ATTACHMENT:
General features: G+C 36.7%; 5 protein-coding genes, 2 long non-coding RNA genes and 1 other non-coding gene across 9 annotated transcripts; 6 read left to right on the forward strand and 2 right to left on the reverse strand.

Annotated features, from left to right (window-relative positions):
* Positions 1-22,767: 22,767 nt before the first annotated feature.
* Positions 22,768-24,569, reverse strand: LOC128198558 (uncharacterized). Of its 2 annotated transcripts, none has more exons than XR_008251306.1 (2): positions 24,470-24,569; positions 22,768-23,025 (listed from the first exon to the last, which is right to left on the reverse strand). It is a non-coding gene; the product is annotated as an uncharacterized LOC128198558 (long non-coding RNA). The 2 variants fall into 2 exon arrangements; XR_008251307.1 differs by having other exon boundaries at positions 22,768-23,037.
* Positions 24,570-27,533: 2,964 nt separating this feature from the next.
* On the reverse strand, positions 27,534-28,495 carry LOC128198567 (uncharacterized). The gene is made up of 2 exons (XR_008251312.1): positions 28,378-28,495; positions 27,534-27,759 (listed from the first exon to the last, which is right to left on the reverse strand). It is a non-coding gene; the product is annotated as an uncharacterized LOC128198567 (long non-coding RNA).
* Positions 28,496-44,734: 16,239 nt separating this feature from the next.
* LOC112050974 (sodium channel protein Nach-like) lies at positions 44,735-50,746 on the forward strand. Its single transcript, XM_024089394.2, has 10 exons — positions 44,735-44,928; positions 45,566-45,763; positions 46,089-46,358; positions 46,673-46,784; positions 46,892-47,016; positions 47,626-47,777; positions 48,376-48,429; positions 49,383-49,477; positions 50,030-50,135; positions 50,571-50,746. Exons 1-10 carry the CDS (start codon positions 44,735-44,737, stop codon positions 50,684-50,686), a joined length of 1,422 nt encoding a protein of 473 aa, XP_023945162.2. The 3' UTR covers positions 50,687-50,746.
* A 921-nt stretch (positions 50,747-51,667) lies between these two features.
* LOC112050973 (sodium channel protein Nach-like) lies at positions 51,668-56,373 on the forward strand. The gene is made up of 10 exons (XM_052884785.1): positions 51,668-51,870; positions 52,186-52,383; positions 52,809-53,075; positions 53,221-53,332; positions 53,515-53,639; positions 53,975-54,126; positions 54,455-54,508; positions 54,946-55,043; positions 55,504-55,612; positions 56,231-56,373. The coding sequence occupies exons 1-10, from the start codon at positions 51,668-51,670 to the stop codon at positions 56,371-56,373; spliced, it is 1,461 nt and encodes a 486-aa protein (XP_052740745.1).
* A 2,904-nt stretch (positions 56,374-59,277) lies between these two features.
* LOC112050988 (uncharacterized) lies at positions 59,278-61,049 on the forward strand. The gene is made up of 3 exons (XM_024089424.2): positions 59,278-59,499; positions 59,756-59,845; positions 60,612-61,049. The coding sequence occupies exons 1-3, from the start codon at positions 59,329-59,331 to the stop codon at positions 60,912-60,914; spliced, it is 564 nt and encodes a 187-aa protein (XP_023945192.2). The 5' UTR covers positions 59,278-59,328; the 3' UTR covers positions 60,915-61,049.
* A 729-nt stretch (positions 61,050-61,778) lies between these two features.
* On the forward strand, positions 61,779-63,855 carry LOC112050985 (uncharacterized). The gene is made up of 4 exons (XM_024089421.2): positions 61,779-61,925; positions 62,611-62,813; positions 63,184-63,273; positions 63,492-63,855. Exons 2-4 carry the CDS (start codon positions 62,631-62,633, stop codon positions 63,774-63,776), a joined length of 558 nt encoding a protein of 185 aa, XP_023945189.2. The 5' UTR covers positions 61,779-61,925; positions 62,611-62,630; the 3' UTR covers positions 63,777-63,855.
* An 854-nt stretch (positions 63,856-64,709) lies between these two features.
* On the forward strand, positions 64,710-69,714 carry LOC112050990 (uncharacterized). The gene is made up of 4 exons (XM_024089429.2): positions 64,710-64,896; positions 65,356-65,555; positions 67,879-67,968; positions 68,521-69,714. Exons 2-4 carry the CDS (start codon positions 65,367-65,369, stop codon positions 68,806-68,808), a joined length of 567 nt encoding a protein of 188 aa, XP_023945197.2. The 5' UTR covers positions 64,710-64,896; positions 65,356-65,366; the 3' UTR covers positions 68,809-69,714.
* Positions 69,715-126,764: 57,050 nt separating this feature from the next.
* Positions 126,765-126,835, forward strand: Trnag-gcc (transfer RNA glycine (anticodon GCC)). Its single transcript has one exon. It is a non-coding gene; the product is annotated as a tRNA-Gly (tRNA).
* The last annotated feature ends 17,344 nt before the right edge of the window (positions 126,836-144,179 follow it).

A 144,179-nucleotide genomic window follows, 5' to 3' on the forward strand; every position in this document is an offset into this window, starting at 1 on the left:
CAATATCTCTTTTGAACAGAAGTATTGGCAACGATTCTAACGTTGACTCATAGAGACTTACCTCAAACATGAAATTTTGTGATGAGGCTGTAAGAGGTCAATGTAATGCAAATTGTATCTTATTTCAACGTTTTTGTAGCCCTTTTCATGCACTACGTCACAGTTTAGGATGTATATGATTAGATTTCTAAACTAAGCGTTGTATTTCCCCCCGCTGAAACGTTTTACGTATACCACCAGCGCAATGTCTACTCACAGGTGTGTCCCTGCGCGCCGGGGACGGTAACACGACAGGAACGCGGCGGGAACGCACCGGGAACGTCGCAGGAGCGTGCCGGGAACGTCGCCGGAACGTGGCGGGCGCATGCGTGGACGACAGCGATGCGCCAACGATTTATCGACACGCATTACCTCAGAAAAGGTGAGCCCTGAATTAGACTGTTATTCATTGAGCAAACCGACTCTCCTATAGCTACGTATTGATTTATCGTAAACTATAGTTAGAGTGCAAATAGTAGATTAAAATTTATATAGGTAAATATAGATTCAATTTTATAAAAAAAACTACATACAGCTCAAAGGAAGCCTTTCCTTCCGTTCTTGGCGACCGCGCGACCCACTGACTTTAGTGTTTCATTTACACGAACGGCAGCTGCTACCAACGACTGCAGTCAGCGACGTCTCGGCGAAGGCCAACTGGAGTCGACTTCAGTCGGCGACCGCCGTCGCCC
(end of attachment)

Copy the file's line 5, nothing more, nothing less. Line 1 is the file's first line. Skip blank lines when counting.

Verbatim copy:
* Positions 24,570-27,533: 2,964 nt separating this feature from the next.